Other unique protocol elements include expedited CT angiogram and perfusion imaging, and mobilization of the interventional neuroradiology team for thrombectomy. The CT angiogram and perfusion imaging is critical in determining the amount of brain tissue at risk of infarct, and therefore whether thrombectomy would be indicated. To determine patients appropriate for thrombectomy with adequate salvageable tissue, the team looks at the ratio of ischemic tissue to the initial infarct volume (ischemic core), and an absolute volume of potentially reversible ischemia (penumbra).
The Stroke Code Extended also requires the emergency department attending to perform and document a NIHSS score on all suspected stroke patients. Although this is a core emergency medicine skill, Stanford instituted an educational initiative to certify our entire faculty and residency in performing the assessment. This was accomplished through online training modules and traditional lecture-style didactics.
In addition, immediately upon arrival at the bedside, the neurology resident now performs an NIHSS stroke scale assessment. Our goal is to study the inter-rater reliability between neurology- and emergency medicine-completed NIHSS stroke scales.
Beyond the New Protocol
Parallel to our initiative to identify and treat extended strokes, Stanford’s neurology department has performed significant educational outreach to referral hospitals to facilitate the rapid transport of stroke patients to Stanford Hospital even if they’re outside the tPA window but still likely to benefit from thrombectomy. In addition, the Stanford School of Medicine has found that collaboration between the emergency medicine and neurology departments is instrumental in improving the treatment of acute stroke.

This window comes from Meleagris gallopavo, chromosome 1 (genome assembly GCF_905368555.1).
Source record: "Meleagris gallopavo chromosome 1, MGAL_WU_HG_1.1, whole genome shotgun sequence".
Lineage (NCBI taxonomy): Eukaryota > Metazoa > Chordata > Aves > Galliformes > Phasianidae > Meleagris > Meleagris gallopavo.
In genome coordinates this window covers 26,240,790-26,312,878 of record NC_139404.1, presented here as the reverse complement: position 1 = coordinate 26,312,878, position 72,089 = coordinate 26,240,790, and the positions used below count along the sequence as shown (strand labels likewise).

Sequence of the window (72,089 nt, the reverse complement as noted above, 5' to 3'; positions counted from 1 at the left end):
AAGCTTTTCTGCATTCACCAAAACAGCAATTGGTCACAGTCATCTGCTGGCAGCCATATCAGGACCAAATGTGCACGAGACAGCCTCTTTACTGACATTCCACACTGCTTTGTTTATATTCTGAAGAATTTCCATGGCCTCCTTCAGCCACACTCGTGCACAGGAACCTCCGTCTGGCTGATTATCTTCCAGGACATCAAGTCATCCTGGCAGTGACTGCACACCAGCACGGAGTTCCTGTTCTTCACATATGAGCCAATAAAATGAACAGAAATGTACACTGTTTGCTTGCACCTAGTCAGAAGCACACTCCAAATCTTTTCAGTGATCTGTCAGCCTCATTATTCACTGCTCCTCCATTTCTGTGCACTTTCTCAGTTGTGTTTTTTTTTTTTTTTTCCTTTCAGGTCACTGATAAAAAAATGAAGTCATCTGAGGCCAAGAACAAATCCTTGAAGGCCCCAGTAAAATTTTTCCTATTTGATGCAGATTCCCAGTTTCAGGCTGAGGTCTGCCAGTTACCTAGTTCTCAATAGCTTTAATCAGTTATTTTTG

Looking ahead, we will evaluate the implementation of this protocol by collecting stroke quality metrics, measuring NIHSS inter-rater reliability, and monitoring the stroke mimic rate. We look forward to sharing further insights about our protocol and results.
Speak Out on Stroke
Have comments on extending the time window for thrombectomy? We want to hear from you! Send your comments to firstname.lastname@example.org. We may publish them in a future issue.
Dr. Wagner is assistant director of Adult Emergency Medicine at the Stanford University School of Medicine in Palo Alto, Calif.
Dr. Shen is the interim chair of the Department of Emergency Medicine at the Stanford University School of Medicine in Palo Alto, Calif.
- Nogueira RG, Jadhav AP, Haussen DC, et al. Thrombectomy 6 to 24 hours after stroke with a mismatch between deficit and infarct. N Engl J Med. 2018;378(1):11-21.
- Albers GW, Marks MP, Kemp S, et al. Thrombectomy for stroke at 6 to 16 hours with selection by perfusion imaging. N Engl J Med. 2018;378(8):708-718.